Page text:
Today, racial wounds from three hundred years of slavery and a history of Jim Crow laws continue to impact the church in America.
Martin Luther King Jr. captured this reality when he said: “The most segregated hour of Christian America is eleven o’clock on Sunday.” Equipped with the gospel, the evangelical church should be the catalyst for reconciliation, yet it continues to cultivate immense pain and division. Weep with Me by Mark Vroegop is a timely resource that presents lament as a bridge to racial reconciliation in the world today. In the Bible, lament is a prayer that leads to trust, which can be a starting point for the church to “weep with those who weep” (Rom. 12:15). As Vroegop writes: “Reconciliation in the church starts with tears and ends in trust.”
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“There is no institution more equipped and capable of bringing transformation to the cause of reconciliation than the church.” (Page 17)
“A bedrock biblical truth is the empathetic nature of Jesus and the calling to follow his example. Centuries before the birth of Christ, the prophet Isaiah described the coming Messiah as ‘Immanuel’ (Isa. 7:14), which means ‘God with us,’ and as a ‘man of sorrows and acquainted with grief’ (Isa. 53:3).” (Page 80)
“A church can’t be Christian without empathy. Empathy is essential to Christianity and racial reconciliation” (Page 81)
“They wonder why white evangelicals rally against the cultural blight of abortion while failing to denounce white supremacy.” (Pages 118–119)
“The church should be involved in racial reconciliation because of what we believe” (Page 41)
I am so grateful to God that Mark Vroegop has written this book. Far too often our discussions about racial harmony and reconciliation center on analysis, history, strategies, or the ‘best practices’ of those who have made some progress with regard to inclusion and diversity. What is overlooked is the primacy and power of empathy, ‘weeping with those who weep.’ This profound sense of identification is what the Bible calls lament. I am thankful to Vroegop for calling us to the heart of the matter—our hearts. Weep with Me is a gift and a treasure.
—Crawford W. Loritts Jr., Senior Pastor, Fellowship Bible Church, Roswell, Georgia; author, Unshaken; Host, Living a Legacy
If the sinful and tragic issues of racial injustice do not drive Christians to lament, it can only be because we do not, or will not, see the reality all around us. This book by the brilliant and faithful Mark Vroegop helps us to see that lament is not despair and resignation but instead the first step toward healing and restoration. This book will help Christians of every ethnicity to learn to love one another and to bear each other’s burdens.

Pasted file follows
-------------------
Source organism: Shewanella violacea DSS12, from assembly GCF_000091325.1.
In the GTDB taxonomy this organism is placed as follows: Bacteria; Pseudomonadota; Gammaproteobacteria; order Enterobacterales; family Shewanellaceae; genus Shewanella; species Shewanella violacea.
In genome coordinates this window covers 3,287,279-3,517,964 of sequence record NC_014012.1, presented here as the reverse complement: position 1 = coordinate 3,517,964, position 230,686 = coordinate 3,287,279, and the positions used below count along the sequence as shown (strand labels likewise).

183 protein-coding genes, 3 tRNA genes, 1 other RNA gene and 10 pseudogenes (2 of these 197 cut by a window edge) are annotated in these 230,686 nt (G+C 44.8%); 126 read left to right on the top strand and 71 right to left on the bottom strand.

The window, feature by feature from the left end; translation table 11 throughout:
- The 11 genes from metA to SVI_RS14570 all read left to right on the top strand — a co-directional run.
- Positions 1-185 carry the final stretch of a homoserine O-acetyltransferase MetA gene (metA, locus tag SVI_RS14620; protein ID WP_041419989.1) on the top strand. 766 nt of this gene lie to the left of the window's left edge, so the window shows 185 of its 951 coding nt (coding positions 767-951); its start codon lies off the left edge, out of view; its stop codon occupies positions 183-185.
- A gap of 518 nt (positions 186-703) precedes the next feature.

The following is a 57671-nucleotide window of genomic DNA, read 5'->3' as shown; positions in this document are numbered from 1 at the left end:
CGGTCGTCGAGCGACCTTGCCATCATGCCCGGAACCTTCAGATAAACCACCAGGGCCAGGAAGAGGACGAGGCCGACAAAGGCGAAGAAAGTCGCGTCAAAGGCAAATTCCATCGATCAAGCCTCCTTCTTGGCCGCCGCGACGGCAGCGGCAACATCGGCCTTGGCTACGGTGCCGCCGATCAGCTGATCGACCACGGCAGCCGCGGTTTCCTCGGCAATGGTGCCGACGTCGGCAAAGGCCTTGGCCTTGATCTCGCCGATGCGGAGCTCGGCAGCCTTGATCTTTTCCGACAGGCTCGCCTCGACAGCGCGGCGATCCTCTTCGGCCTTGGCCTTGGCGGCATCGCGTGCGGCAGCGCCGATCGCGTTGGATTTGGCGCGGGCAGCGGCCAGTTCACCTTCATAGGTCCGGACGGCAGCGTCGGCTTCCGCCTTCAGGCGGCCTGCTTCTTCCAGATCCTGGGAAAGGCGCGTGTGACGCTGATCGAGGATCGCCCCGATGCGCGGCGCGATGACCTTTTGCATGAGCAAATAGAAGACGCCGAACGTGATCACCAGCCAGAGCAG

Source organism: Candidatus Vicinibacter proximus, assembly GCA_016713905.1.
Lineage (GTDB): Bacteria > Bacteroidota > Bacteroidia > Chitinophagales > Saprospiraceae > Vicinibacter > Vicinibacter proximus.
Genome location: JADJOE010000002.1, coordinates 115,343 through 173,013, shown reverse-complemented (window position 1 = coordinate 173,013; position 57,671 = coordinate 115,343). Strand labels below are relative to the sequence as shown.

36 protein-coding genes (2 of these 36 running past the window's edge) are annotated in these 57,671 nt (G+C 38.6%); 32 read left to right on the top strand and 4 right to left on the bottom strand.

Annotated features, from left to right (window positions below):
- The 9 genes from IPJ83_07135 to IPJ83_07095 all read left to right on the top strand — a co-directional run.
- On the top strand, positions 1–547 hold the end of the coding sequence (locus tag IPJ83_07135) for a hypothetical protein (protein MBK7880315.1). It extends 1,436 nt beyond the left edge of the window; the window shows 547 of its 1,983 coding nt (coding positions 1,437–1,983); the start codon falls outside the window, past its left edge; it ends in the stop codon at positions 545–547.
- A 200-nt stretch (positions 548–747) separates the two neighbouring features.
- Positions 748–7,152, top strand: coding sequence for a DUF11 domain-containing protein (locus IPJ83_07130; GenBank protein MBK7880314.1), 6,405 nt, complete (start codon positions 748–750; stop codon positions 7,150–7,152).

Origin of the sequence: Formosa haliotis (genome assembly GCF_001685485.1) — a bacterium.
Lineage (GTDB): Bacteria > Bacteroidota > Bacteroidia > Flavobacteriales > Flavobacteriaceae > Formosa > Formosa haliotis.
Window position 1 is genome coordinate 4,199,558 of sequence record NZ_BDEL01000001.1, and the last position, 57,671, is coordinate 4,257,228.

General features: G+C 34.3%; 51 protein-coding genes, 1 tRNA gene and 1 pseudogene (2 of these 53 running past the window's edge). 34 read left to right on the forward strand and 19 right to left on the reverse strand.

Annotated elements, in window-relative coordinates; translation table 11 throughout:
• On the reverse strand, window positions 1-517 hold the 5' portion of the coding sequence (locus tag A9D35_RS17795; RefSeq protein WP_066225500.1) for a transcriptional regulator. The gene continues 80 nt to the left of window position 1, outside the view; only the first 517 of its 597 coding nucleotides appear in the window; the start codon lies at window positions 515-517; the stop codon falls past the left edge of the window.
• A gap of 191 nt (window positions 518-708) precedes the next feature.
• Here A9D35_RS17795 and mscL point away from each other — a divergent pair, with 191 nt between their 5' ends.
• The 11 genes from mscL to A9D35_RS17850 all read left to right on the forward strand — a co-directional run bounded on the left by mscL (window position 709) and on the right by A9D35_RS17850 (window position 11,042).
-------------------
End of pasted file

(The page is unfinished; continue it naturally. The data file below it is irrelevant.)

—Russell Moore, President, The Ethics & Religious Liberty Commission of the Southern Baptist Convention
Weep with Me is grounded in theology, informed by history, and saturated with humility. As a black member of Mark Vroegop’s church, I have witnessed, primarily as an observer, how applying the biblical language of lament to racism has opened the door to reconciliation. Painful conversations between a white church leader and a black church member developed into a deep, trusting relationship. Intense early-morning discussions about race among a multiethnic group of leaders and members led to deeper understanding and biblical unity. A monthly discussion group exposed personal pain, yet weeping together increased shared knowledge and formed healthy relationships. Casual multicultural interactions on Sundays led to meals together in each other’s homes. Civil Rights vision trips with the church exposed deep wounds and caused weeping among some and silence and confusion among others, but the language of lament led to enlightenment, caring, and mutual embrace as a reconciled body. Yes, the journey is difficult at times. No, we have not arrived at the dream. Through this book, Vroegop shows us how the language of lament leads to racial reconciliation. It is an encouraging read!
—A. Charles Ware, author; speaker; Founder and Executive Director, Grace Relations
Mark Vroegop is the lead pastor of College Park Church in Indianapolis and the author of Dark Clouds, Deep Mercy: Discovering the Grace of Lament, the ECPA 2020 Christian Book of the Year, and Weep with Me: How Lament Opens a Door for Racial Reconciliation. He’s married to Sarah, and they have four children and a daughter-in-law.